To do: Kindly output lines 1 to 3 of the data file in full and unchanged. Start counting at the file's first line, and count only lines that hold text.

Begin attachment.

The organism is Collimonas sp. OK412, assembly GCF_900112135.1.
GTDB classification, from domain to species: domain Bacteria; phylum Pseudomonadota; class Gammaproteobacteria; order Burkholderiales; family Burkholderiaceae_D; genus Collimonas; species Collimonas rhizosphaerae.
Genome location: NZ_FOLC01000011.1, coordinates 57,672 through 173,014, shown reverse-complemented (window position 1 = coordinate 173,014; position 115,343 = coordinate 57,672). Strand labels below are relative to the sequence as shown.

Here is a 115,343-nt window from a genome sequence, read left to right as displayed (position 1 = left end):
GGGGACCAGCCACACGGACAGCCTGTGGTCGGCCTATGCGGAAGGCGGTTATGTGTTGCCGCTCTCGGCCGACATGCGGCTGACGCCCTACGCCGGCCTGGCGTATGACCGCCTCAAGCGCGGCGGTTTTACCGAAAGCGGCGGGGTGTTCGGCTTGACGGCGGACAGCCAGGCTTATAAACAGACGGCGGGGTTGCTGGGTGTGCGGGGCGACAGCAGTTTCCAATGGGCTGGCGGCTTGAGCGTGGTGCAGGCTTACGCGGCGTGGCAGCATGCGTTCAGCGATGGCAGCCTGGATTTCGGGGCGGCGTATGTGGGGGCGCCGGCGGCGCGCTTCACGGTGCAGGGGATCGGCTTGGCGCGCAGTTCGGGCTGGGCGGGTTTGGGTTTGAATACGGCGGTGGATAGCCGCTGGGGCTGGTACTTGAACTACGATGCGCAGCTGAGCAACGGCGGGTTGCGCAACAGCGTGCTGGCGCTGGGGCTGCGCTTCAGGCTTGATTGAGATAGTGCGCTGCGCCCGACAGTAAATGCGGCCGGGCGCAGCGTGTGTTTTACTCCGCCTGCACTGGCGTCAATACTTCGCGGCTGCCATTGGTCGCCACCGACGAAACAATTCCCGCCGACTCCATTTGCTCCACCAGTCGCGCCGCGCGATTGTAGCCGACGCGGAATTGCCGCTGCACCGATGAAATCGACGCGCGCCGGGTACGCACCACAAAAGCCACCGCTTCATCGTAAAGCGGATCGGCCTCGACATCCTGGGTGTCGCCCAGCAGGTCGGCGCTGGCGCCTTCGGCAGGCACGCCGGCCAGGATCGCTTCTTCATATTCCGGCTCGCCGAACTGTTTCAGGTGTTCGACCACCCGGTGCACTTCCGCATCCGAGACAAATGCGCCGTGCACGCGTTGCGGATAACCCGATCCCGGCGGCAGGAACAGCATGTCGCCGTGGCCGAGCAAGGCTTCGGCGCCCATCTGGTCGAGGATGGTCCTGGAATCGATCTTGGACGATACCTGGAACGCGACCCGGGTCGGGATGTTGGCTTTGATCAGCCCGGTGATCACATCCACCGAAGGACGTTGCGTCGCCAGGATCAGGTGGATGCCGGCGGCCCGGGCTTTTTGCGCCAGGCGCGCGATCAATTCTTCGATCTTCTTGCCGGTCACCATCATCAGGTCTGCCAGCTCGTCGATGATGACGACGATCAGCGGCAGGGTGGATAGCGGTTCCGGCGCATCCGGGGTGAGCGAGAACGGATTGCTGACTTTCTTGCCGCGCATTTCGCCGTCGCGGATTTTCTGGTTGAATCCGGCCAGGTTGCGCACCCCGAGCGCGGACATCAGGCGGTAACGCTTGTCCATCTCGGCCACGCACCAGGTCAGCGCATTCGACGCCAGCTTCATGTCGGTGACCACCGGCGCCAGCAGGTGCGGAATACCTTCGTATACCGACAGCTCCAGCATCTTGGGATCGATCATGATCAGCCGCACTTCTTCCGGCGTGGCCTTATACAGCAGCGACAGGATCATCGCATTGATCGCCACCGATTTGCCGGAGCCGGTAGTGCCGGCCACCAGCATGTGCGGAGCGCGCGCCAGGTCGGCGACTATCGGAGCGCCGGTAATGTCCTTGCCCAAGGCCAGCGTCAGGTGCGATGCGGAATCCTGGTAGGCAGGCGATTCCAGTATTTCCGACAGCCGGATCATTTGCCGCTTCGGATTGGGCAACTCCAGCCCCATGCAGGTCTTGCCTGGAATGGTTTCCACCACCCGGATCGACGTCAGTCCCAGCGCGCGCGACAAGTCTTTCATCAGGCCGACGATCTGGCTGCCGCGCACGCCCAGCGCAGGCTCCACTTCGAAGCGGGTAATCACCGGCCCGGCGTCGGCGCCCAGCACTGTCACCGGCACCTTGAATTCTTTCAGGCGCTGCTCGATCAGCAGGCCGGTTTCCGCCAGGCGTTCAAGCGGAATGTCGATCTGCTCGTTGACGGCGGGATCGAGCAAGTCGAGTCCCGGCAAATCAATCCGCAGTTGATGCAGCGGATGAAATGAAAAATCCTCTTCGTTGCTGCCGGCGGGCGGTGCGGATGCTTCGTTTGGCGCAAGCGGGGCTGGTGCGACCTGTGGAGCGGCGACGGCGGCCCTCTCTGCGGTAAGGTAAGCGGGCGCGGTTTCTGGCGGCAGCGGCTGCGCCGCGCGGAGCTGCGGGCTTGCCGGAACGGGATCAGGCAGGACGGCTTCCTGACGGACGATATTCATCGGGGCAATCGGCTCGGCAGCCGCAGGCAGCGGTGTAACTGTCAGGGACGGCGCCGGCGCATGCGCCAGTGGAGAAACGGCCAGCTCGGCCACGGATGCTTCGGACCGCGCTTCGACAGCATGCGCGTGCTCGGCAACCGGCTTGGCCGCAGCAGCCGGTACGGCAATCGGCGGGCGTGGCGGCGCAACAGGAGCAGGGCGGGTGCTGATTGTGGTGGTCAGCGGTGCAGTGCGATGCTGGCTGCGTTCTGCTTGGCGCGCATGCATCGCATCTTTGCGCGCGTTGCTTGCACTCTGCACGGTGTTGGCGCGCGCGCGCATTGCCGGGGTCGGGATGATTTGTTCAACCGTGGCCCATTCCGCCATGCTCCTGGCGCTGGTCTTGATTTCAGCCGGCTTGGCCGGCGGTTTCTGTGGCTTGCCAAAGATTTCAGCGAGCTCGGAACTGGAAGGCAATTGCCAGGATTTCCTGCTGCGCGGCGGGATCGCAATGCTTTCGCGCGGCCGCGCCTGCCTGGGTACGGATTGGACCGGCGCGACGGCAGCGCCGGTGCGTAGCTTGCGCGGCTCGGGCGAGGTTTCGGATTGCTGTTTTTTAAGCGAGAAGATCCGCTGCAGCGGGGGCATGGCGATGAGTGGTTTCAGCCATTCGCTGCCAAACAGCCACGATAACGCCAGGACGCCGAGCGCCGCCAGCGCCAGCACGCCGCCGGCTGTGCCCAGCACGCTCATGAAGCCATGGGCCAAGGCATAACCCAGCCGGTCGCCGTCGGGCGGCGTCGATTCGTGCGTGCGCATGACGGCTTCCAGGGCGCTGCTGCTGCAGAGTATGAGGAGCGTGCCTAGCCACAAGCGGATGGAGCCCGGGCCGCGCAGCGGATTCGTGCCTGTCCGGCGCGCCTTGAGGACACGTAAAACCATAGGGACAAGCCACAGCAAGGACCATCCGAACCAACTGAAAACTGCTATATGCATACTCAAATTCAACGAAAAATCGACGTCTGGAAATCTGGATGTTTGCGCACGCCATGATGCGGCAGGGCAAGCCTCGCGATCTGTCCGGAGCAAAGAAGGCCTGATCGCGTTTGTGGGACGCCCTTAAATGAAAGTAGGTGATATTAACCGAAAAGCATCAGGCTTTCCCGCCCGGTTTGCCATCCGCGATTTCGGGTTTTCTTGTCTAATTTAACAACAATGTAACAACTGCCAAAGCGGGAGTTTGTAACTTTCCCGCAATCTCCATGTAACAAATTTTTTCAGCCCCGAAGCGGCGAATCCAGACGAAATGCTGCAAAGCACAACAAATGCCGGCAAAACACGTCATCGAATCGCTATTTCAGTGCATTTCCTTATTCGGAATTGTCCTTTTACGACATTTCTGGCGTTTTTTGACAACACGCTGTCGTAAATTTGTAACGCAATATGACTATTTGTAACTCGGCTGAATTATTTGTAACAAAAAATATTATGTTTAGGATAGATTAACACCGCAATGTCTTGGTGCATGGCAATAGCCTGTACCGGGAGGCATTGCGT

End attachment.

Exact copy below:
The organism is Collimonas sp. OK412, assembly GCF_900112135.1.
GTDB classification, from domain to species: domain Bacteria; phylum Pseudomonadota; class Gammaproteobacteria; order Burkholderiales; family Burkholderiaceae_D; genus Collimonas; species Collimonas rhizosphaerae.
Genome location: NZ_FOLC01000011.1, coordinates 57,672 through 173,014, shown reverse-complemented (window position 1 = coordinate 173,014; position 115,343 = coordinate 57,672). Strand labels below are relative to the sequence as shown.